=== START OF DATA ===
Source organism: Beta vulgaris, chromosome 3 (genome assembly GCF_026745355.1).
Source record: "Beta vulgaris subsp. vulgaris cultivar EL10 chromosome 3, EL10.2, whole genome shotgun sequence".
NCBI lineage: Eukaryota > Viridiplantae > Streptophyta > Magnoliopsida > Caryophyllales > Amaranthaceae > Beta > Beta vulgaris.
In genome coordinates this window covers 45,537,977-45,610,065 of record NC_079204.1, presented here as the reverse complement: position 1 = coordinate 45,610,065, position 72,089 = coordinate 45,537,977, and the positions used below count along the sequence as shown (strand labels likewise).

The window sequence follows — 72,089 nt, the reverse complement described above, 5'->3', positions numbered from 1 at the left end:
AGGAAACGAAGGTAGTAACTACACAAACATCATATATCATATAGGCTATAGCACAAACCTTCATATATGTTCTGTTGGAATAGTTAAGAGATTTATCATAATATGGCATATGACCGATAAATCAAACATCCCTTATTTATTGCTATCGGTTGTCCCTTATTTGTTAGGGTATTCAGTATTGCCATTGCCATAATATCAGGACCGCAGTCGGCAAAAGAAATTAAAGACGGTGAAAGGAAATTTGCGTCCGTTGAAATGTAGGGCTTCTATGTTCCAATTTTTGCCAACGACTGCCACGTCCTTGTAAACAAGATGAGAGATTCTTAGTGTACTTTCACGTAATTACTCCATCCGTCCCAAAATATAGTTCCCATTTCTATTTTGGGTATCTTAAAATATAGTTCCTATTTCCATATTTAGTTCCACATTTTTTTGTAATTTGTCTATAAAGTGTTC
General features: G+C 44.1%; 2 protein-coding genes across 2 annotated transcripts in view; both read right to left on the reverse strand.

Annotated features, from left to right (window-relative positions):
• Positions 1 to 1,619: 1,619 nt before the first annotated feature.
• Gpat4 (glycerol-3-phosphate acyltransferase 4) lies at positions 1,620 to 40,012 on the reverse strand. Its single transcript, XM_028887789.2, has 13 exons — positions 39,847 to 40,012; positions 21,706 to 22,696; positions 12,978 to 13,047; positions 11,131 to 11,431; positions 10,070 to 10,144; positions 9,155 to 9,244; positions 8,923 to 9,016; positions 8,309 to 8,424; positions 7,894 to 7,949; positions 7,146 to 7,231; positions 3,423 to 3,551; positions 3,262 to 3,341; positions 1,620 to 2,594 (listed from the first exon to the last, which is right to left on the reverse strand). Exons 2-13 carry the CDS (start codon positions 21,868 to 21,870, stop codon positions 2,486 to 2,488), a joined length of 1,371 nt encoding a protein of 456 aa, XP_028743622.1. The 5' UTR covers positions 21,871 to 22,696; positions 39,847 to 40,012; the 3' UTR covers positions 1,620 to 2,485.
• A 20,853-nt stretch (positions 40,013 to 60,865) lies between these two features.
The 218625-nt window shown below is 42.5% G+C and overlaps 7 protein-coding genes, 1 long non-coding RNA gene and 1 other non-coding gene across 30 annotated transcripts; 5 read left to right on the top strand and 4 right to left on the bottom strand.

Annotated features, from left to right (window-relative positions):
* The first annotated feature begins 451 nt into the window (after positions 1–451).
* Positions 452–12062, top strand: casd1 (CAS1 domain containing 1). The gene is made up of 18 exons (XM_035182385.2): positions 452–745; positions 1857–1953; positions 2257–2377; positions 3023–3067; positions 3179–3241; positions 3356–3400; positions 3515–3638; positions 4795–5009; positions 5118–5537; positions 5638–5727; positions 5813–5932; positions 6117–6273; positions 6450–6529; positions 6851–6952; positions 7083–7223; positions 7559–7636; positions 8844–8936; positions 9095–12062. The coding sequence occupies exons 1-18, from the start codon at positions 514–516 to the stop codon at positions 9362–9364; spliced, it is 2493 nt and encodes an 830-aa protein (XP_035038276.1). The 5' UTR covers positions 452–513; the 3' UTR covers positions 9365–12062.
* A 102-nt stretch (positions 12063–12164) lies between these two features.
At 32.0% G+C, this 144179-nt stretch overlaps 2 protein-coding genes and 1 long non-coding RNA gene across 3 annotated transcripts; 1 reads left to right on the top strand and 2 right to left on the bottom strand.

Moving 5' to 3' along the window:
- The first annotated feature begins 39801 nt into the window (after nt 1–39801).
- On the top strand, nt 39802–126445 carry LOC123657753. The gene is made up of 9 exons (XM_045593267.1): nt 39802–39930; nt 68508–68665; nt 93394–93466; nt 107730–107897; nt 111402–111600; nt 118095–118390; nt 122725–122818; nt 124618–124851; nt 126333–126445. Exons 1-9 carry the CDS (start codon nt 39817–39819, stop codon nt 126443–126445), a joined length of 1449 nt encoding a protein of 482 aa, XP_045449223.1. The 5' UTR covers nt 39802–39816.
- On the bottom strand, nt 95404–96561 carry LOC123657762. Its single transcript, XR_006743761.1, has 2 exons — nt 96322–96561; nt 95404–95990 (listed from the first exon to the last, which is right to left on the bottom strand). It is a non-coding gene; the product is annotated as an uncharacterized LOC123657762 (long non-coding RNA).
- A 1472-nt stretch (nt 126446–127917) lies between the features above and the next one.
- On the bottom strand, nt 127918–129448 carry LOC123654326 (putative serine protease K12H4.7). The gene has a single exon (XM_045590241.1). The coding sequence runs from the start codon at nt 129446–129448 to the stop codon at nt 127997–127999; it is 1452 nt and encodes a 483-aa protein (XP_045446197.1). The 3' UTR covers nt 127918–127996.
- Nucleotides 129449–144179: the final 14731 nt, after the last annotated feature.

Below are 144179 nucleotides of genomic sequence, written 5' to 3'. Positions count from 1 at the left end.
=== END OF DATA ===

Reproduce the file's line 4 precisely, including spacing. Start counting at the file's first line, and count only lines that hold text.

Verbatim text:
In genome coordinates this window covers 45,537,977-45,610,065 of record NC_079204.1, presented here as the reverse complement: position 1 = coordinate 45,610,065, position 72,089 = coordinate 45,537,977, and the positions used below count along the sequence as shown (strand labels likewise).